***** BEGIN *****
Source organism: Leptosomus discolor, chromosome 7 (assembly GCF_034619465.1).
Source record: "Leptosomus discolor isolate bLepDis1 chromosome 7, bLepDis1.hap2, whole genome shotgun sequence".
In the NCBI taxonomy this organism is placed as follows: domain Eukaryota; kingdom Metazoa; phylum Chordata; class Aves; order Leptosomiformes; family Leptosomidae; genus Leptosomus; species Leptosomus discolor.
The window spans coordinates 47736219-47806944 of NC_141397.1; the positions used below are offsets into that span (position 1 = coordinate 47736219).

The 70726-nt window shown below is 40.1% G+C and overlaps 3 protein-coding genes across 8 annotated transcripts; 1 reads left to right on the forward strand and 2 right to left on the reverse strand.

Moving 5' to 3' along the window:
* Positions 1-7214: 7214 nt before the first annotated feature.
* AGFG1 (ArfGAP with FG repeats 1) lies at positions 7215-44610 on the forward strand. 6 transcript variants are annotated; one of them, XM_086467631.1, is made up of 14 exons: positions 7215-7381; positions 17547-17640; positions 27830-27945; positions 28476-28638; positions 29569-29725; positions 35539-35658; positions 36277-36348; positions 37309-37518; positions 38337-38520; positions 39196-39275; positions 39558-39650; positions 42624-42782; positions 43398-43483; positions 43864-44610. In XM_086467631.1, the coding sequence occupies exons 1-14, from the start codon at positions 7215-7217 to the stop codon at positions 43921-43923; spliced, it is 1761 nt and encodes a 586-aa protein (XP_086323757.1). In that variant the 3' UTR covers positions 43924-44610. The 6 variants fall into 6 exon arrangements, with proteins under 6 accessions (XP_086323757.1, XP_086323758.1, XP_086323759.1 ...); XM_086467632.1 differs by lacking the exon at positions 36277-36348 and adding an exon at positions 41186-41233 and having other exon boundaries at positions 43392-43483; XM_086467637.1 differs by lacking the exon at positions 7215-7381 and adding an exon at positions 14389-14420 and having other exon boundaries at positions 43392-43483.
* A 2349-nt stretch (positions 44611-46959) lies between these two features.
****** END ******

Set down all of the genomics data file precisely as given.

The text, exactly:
Source organism: Leptosomus discolor, chromosome 7 (assembly GCF_034619465.1).
Source record: "Leptosomus discolor isolate bLepDis1 chromosome 7, bLepDis1.hap2, whole genome shotgun sequence".
In the NCBI taxonomy this organism is placed as follows: domain Eukaryota; kingdom Metazoa; phylum Chordata; class Aves; order Leptosomiformes; family Leptosomidae; genus Leptosomus; species Leptosomus discolor.
The window spans coordinates 47736219-47806944 of NC_141397.1; the positions used below are offsets into that span (position 1 = coordinate 47736219).

The 70726-nt window shown below is 40.1% G+C and overlaps 3 protein-coding genes across 8 annotated transcripts; 1 reads left to right on the forward strand and 2 right to left on the reverse strand.

Moving 5' to 3' along the window:
* Positions 1-7214: 7214 nt before the first annotated feature.
* AGFG1 (ArfGAP with FG repeats 1) lies at positions 7215-44610 on the forward strand. 6 transcript variants are annotated; one of them, XM_086467631.1, is made up of 14 exons: positions 7215-7381; positions 17547-17640; positions 27830-27945; positions 28476-28638; positions 29569-29725; positions 35539-35658; positions 36277-36348; positions 37309-37518; positions 38337-38520; positions 39196-39275; positions 39558-39650; positions 42624-42782; positions 43398-43483; positions 43864-44610. In XM_086467631.1, the coding sequence occupies exons 1-14, from the start codon at positions 7215-7217 to the stop codon at positions 43921-43923; spliced, it is 1761 nt and encodes a 586-aa protein (XP_086323757.1). In that variant the 3' UTR covers positions 43924-44610. The 6 variants fall into 6 exon arrangements, with proteins under 6 accessions (XP_086323757.1, XP_086323758.1, XP_086323759.1 ...); XM_086467632.1 differs by lacking the exon at positions 36277-36348 and adding an exon at positions 41186-41233 and having other exon boundaries at positions 43392-43483; XM_086467637.1 differs by lacking the exon at positions 7215-7381 and adding an exon at positions 14389-14420 and having other exon boundaries at positions 43392-43483.
* A 2349-nt stretch (positions 44611-46959) lies between these two features.